An important note before I launch into this post .... we do own a Thermomix but are in no way affiliated with or sell Thermomix products, nor are we getting any kickbacks for this post.
We have had a Thermomix for some time now and to be perfectly frank, it has taken quite some time to get the best out of our Thermomix. It's an entirely different way of cooking and thus can be challenging to intuitive cooks initially. (BTW, the corned beef steaming in the Thermomix as we speak smells just wonderful!)
We feed lots of people each week and the Thermomix gets used at least once a day (sometimes it is working for many hours a day when we do batch cooking). This is an important distinction in that we cook 95% of our food from scratch and food prep is a big component of that. For this reason our Thermie works hard and certainly pulls its weight.
We ended out buying an additional pot for our Thermie so we could easily swap pots and continue on with the next recipe. This works especially well when there is more than one person working in the kitchen at a time creating separate courses or meals. The extra cost for the additional pot was worthwhile for efficiencies sake (your mileage may differ).
A new Thermomix is around the $2200 mark at time of writing and can reasonably expect to last at least a decade. That's a yearly cost in today's money of $220/annum. Do your sums to see if this is really worth it for your particular circumstances.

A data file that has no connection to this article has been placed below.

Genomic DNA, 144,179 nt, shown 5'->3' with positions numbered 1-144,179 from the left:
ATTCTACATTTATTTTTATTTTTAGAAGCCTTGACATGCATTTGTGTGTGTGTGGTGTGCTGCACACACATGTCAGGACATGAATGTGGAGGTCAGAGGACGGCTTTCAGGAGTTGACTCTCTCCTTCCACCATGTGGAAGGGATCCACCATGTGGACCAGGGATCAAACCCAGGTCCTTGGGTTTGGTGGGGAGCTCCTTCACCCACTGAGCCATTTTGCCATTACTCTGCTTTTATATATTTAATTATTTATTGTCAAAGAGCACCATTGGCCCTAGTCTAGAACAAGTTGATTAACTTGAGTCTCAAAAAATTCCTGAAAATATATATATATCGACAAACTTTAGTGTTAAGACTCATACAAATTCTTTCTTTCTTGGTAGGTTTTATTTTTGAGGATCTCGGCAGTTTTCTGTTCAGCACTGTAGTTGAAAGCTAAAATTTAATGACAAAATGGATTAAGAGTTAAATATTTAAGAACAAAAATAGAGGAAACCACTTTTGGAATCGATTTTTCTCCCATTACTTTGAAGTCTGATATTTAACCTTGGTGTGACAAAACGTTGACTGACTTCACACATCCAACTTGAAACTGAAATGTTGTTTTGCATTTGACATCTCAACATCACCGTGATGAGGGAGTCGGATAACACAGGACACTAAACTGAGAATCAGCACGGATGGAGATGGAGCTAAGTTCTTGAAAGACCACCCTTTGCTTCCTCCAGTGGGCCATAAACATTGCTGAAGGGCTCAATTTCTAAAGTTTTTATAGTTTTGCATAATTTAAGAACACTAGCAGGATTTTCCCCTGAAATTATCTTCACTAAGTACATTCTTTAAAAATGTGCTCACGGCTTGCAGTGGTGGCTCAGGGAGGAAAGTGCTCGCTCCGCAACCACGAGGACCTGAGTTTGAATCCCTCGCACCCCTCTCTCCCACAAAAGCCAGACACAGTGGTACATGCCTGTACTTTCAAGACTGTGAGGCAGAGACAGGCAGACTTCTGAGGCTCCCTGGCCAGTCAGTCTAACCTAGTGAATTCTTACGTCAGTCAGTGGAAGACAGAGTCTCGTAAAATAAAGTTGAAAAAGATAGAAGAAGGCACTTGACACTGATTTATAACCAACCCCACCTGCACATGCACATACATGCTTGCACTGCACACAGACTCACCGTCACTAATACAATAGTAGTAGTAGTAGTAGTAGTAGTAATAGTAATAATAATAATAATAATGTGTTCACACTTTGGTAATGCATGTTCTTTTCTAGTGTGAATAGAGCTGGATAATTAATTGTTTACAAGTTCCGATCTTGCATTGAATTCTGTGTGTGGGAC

A Thermomix will efficiently chop, beat, blend, whip, weigh, mill, knead, mince, steam, cook, stir, boil and confit. Additionally, there is an online community which is astoundingly useful when learning and experimenting with a Thermomix with literally 100s of thousands of recipes available and many expert users happy to share their knowledge freely.
- Does the job of many separate appliances
- Extremely space efficient
- Robust and engineered to a high standard for longevity
- Actively supports whole/fresh food regimes
- Eliminates waste
- Easy to cook for nutrition (e.g. fresh baby food from scratch)
- Very fast food prepping
- Saves significant amounts of time
- Single pot clean up
- Power efficient compared to using oven/cooker and separate appliances
- Does not caramelise or brown like traditional cooking
- Is an entirely different way to cook (learning curve anxiety)
- Removes the cook from essential techniques of cooking (a boon for bad cooks but a pain for excellent cooks)
- Does not cook several dishes at once - cooks linearly.
- Expensive upfront costs
- Veracity of online recipes can be questionable (AKA Pinterest nonsense recipes)
- Some recipes are just better done traditionally (e.g. scrambled eggs IMHO)
- It can't cook everything (e.g. a roast with crackling or ice cream etc)